the happiest state of mind he started with his brother from Kazan to Saratoff in their own coach. At the latter place they embarked, with their carriage, on a large boat and, sometimes sailing, sometimes rowing, they arrived at Astrakhan. Thence by coach to Kizliar—the place where Nicolas Tolstoy was quartered. This was the journey that was afterwards so picturesquely described by Tolstoy in his novel, "The Cossacks."
Very soon the battery in which Nicolas Tolstoy was serving was transferred to the fortified camp, Stary-Yurt, this detachment being destined to protect from Circassian raids the newly-erected sanatorium at the hot, strong, mineral springs. The camp was situated at the foot of the mountain, beside the springs, and on the slopes of the mountain the houses of the Circassian village Stary-Yurt were picturesquely spread out. In a letter to his aunt Tatiana, Leo Tolstoy describes this beautiful spot in the mountains:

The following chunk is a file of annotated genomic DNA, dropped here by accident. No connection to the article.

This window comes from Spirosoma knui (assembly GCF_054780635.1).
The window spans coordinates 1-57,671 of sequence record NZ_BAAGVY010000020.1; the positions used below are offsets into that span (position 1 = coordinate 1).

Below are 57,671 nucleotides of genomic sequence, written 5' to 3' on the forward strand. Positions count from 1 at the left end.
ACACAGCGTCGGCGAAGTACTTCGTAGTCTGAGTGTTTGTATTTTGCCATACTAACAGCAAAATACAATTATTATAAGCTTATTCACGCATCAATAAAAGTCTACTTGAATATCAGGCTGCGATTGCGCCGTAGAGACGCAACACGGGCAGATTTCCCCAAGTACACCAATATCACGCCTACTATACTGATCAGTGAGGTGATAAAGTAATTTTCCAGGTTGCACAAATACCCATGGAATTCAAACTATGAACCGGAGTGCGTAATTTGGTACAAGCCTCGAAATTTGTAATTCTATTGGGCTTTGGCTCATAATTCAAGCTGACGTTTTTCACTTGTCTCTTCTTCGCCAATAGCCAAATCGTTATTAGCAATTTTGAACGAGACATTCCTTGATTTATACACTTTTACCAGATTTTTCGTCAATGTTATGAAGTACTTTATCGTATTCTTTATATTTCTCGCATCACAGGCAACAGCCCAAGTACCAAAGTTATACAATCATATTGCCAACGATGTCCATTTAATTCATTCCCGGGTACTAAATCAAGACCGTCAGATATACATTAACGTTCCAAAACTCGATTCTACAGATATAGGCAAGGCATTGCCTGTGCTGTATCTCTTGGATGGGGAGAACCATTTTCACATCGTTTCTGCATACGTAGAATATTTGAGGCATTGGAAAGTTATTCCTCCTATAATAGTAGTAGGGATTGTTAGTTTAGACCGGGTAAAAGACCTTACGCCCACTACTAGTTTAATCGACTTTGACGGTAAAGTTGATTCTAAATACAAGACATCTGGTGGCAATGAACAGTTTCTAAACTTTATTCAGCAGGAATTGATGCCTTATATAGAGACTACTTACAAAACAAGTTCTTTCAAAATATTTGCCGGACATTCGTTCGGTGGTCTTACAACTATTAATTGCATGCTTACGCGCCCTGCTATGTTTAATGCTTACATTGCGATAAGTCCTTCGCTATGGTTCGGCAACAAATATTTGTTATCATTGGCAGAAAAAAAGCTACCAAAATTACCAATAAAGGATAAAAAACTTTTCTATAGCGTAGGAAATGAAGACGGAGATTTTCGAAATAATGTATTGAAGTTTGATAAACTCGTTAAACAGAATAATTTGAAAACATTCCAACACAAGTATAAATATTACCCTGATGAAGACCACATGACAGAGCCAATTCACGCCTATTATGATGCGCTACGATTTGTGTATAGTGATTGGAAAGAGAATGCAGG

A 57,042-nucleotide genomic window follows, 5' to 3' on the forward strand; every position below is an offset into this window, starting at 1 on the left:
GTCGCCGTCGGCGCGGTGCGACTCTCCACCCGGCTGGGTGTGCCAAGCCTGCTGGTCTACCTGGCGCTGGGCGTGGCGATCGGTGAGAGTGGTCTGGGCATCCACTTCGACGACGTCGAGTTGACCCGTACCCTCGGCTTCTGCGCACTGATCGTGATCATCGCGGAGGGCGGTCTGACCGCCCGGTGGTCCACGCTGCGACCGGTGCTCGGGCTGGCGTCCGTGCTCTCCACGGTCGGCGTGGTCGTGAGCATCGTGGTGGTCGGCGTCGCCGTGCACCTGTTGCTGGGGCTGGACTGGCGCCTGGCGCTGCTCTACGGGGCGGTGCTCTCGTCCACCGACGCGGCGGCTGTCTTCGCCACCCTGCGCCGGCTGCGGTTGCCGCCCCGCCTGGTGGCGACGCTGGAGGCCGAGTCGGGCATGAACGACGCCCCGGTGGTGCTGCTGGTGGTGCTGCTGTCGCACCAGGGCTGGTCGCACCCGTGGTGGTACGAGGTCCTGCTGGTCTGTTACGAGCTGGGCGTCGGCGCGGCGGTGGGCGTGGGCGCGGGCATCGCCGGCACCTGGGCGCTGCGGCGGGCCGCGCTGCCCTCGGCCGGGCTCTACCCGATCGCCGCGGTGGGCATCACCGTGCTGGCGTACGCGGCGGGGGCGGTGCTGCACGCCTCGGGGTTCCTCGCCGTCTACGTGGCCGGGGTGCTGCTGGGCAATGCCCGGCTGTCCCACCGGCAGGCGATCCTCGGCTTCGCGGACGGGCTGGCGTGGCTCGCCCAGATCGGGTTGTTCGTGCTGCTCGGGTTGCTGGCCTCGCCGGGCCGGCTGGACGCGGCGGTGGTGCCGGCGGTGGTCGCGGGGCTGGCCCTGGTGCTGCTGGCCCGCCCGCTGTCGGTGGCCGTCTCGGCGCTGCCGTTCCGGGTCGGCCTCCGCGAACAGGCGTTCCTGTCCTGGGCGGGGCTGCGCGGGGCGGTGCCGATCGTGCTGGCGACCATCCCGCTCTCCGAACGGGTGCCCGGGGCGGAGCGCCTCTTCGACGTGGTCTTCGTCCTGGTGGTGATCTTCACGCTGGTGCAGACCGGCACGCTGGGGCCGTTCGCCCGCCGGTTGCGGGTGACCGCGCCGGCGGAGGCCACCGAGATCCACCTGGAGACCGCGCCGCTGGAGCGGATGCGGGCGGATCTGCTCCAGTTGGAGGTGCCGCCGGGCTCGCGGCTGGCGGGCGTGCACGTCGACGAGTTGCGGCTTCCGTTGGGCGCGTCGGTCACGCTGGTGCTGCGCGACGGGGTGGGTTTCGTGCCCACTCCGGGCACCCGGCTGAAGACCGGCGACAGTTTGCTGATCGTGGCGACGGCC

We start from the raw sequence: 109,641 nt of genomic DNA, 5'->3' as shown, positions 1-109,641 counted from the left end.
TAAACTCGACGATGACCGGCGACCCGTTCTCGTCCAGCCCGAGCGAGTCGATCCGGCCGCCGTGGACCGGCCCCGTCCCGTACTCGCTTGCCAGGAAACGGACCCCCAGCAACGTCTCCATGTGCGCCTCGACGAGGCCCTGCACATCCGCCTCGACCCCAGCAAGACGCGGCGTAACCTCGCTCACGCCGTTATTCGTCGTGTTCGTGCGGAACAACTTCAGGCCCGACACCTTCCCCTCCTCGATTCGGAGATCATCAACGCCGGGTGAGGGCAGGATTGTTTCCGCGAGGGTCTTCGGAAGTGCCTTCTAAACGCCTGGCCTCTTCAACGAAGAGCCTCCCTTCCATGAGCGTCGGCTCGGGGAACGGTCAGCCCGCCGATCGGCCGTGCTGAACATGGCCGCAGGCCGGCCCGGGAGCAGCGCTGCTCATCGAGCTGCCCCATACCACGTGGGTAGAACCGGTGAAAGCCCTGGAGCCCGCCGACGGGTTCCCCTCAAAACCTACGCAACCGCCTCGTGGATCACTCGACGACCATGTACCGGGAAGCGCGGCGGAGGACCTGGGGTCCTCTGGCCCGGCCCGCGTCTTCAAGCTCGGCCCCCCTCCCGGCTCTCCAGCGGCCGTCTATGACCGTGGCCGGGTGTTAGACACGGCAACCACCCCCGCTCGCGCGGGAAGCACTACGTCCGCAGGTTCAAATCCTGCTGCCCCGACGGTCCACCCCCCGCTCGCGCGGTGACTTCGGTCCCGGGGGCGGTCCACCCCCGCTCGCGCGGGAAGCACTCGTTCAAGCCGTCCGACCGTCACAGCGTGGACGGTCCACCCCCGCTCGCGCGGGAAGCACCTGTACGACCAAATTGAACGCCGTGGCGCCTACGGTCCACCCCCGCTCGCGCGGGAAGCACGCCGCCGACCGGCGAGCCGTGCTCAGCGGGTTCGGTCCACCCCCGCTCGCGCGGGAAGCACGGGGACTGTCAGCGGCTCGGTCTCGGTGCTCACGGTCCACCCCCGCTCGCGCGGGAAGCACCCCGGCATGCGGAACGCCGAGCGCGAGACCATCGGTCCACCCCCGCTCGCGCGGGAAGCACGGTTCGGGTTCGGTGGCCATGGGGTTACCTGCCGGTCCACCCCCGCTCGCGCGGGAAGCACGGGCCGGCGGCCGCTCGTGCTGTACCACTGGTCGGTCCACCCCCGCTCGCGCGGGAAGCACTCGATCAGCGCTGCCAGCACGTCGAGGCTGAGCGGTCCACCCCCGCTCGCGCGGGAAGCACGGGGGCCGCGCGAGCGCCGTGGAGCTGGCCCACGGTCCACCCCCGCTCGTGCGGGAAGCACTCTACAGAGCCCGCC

"This is a large mountain of piled-up rocks. Some of these in their fall have formed grottos; some are still hanging high in the air. In many places streams of hot water are rushing down noisily. The white steam from this boiling water envelops and obscures, in the morning especially, the upper part of the rocks. The water is so hot